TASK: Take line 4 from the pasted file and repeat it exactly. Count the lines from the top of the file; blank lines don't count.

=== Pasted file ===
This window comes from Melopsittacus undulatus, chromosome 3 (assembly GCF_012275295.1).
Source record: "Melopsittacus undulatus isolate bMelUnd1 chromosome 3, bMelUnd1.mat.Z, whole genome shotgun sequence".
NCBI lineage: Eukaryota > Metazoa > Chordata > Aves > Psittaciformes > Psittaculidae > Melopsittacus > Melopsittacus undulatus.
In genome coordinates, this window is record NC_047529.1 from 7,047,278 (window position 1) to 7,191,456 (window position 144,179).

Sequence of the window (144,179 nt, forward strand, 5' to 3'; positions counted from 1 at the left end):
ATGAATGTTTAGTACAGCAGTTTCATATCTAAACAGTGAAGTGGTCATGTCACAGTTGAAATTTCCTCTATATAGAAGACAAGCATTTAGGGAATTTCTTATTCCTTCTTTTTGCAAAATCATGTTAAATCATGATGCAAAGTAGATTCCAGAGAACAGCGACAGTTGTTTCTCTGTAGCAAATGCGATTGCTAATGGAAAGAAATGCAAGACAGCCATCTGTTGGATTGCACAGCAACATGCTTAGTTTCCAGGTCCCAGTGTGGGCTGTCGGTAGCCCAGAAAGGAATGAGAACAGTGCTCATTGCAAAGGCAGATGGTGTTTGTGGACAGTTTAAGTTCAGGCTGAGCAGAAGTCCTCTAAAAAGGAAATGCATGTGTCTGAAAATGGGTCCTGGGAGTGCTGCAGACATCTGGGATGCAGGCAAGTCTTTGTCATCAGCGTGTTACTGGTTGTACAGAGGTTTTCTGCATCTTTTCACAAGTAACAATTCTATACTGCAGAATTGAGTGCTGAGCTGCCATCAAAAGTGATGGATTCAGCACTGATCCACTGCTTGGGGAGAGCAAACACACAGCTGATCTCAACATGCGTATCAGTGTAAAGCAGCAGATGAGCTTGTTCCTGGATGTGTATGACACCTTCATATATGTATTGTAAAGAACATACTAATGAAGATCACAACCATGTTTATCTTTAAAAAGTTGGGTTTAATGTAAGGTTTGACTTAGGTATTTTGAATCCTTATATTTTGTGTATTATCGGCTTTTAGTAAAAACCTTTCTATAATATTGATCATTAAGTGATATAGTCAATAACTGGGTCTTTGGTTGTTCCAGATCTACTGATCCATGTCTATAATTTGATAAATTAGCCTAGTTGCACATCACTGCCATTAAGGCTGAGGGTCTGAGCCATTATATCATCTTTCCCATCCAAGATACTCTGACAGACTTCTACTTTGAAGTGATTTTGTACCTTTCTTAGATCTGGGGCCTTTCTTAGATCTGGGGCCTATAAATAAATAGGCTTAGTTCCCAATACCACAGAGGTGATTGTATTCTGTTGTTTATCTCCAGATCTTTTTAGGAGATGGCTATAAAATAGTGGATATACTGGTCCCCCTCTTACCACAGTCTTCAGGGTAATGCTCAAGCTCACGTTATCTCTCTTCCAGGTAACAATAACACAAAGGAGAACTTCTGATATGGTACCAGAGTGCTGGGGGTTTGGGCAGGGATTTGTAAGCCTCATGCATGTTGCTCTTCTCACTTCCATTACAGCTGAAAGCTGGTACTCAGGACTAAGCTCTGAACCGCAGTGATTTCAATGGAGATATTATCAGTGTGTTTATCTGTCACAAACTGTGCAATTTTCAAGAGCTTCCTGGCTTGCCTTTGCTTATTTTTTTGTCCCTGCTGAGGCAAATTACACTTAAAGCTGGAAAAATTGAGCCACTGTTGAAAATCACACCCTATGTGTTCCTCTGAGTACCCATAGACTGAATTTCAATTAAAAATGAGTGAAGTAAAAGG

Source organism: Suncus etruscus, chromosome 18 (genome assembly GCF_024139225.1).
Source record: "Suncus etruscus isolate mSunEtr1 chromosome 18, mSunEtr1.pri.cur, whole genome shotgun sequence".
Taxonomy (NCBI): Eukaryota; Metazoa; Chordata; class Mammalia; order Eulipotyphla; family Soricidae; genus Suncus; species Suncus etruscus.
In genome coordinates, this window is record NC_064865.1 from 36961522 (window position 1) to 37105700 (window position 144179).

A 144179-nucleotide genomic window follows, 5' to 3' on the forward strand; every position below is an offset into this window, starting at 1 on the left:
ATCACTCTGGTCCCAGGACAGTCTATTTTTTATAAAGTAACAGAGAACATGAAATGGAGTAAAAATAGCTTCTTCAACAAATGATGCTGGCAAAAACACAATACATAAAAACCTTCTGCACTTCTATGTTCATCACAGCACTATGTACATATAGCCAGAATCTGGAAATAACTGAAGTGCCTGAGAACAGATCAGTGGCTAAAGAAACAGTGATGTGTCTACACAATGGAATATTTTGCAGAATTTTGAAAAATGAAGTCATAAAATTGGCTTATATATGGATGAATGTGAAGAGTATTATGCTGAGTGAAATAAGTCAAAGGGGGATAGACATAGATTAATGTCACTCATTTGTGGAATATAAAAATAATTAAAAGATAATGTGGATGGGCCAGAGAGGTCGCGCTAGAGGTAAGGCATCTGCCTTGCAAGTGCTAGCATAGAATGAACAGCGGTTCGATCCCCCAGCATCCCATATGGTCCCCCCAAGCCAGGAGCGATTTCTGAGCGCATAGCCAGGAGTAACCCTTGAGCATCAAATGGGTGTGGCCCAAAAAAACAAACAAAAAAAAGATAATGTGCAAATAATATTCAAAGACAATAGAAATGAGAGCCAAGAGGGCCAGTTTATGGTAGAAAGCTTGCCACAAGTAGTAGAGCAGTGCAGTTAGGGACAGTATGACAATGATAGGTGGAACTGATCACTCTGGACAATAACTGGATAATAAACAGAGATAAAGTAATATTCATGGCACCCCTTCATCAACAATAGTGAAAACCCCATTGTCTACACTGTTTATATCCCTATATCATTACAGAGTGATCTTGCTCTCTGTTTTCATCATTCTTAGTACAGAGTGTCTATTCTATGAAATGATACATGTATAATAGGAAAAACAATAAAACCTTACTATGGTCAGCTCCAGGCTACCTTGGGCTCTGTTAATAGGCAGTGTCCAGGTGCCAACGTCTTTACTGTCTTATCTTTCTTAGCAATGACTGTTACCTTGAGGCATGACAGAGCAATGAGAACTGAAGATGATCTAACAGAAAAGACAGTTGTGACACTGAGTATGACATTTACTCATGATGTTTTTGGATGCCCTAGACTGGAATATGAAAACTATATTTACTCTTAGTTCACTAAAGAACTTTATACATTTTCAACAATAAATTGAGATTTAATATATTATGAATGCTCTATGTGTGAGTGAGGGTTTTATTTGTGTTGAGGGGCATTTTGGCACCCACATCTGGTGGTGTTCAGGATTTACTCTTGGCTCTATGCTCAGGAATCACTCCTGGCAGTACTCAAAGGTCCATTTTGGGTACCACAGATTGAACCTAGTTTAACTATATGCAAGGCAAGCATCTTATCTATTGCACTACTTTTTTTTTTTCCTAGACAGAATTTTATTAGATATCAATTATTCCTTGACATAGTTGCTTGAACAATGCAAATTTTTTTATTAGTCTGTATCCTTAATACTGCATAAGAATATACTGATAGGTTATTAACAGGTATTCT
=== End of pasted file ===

In genome coordinates, this window is record NC_047529.1 from 7,047,278 (window position 1) to 7,191,456 (window position 144,179).